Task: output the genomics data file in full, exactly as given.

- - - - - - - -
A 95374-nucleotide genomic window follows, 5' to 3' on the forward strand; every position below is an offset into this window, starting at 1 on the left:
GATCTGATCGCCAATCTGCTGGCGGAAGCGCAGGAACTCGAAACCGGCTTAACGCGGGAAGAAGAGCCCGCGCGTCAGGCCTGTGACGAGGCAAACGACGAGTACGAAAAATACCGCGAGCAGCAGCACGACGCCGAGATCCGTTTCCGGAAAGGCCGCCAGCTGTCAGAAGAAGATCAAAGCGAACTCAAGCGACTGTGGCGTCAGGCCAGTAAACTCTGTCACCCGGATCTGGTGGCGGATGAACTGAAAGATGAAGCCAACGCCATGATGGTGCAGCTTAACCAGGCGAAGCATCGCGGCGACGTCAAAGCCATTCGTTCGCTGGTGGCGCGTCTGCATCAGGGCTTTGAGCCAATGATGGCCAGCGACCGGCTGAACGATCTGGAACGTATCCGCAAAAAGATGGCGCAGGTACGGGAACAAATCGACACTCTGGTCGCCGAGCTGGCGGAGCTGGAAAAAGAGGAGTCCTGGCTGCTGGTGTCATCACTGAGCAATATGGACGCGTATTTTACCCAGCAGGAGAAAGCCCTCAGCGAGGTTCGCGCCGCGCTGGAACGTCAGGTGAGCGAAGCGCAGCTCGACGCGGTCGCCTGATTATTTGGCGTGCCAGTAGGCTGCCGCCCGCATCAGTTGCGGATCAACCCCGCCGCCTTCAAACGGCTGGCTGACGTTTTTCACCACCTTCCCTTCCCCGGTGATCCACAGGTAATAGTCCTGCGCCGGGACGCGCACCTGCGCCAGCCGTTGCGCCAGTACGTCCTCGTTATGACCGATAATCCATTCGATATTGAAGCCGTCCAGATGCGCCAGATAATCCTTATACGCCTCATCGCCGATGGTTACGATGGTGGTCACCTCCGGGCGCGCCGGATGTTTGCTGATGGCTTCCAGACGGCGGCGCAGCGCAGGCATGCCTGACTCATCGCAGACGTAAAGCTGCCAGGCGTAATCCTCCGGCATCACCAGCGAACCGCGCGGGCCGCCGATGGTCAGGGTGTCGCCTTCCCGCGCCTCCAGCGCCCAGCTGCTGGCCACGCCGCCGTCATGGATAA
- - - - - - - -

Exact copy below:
A 95374-nucleotide genomic window follows, 5' to 3' on the forward strand; every position below is an offset into this window, starting at 1 on the left:
GATCTGATCGCCAATCTGCTGGCGGAAGCGCAGGAACTCGAAACCGGCTTAACGCGGGAAGAAGAGCCCGCGCGTCAGGCCTGTGACGAGGCAAACGACGAGTACGAAAAATACCGCGAGCAGCAGCACGACGCCGAGATCCGTTTCCGGAAAGGCCGCCAGCTGTCAGAAGAAGATCAAAGCGAACTCAAGCGACTGTGGCGTCAGGCCAGTAAACTCTGTCACCCGGATCTGGTGGCGGATGAACTGAAAGATGAAGCCAACGCCATGATGGTGCAGCTTAACCAGGCGAAGCATCGCGGCGACGTCAAAGCCATTCGTTCGCTGGTGGCGCGTCTGCATCAGGGCTTTGAGCCAATGATGGCCAGCGACCGGCTGAACGATCTGGAACGTATCCGCAAAAAGATGGCGCAGGTACGGGAACAAATCGACACTCTGGTCGCCGAGCTGGCGGAGCTGGAAAAAGAGGAGTCCTGGCTGCTGGTGTCATCACTGAGCAATATGGACGCGTATTTTACCCAGCAGGAGAAAGCCCTCAGCGAGGTTCGCGCCGCGCTGGAACGTCAGGTGAGCGAAGCGCAGCTCGACGCGGTCGCCTGATTATTTGGCGTGCCAGTAGGCTGCCGCCCGCATCAGTTGCGGATCAACCCCGCCGCCTTCAAACGGCTGGCTGACGTTTTTCACCACCTTCCCTTCCCCGGTGATCCACAGGTAATAGTCCTGCGCCGGGACGCGCACCTGCGCCAGCCGTTGCGCCAGTACGTCCTCGTTATGACCGATAATCCATTCGATATTGAAGCCGTCCAGATGCGCCAGATAATCCTTATACGCCTCATCGCCGATGGTTACGATGGTGGTCACCTCCGGGCGCGCCGGATGTTTGCTGATGGCTTCCAGACGGCGGCGCAGCGCAGGCATGCCTGACTCATCGCAGACGTAAAGCTGCCAGGCGTAATCCTCCGGCATCACCAGCGAACCGCGCGGGCCGCCGATGGTCAGGGTGTCGCCTTCCCGCGCCTCCAGCGCCCAGCTGCTGGCCACGCCGCCGTCATGGATAA